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Many of Sinclair's products were produced in the form of self-assembly kits. Something of that spirit survived well into the 1980s, in the shape of do-it-yourself upgrade kits for the ZX computers.

ZX80 to ZX81

The difference between the ZX80 and ZX81 was not actually that great, as both machines had very similar hardware - the major differences were the keyboard and the ROM chip. Both could readily be upgraded with the use of a simple do-it-yourself kit which Sinclair produced, consisting of a ZX81 ROM and keyboard overlay (above). Replacing the existing ROM and keyboard was a straightforward task.

Spectrum 16K to 48K

The ZX Spectrum originally came in two versions, identical in every way except in memory capacity. It very quickly became clear that the 48K Spectrum was the more popular model. Sinclair responded by offering a memory upgrade for £60, which required the computer to be returned to the company for the new memory to be fitted. Initially the design of the first (Issue 1) version of the Spectrum motherboard required the extra memory to be added on a rather inelegant daughter board (above). Later on, a redesigned motherboard permitted the chips to be added directly onto the board.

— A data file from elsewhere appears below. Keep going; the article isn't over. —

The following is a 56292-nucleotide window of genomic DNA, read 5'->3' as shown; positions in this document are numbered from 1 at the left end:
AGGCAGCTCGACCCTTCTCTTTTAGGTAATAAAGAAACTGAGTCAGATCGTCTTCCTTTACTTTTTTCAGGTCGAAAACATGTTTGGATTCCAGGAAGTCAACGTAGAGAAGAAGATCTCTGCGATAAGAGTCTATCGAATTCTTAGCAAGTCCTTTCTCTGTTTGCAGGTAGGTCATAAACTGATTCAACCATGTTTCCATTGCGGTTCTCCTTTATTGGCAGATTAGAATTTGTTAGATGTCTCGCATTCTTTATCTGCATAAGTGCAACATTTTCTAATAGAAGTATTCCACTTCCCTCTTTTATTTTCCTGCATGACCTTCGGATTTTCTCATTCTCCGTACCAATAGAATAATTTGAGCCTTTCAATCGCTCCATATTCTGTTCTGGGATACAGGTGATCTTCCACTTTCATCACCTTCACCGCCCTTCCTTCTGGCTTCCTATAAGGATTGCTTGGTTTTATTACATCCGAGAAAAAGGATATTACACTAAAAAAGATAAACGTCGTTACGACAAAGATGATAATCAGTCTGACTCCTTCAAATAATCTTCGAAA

Spectrum 16/48K to Spectrum+

The Spectrum+, introduced in 1984, was literally no more than a conventional Spectrum 48K in a new box with a supposedly "professional" typwriter-style keyboard (although actually it used the familiar rubber membrane). As such, converting an existing Spectrum 16K or 48K into a Spectrum+ was very simple - it required no more than transferring the motherboard into the new case. Sinclair Research offered a simple do-it-yourself upgrade kit for £20, or offered to do the job themselves for £30.

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Chris Owen 1994-2003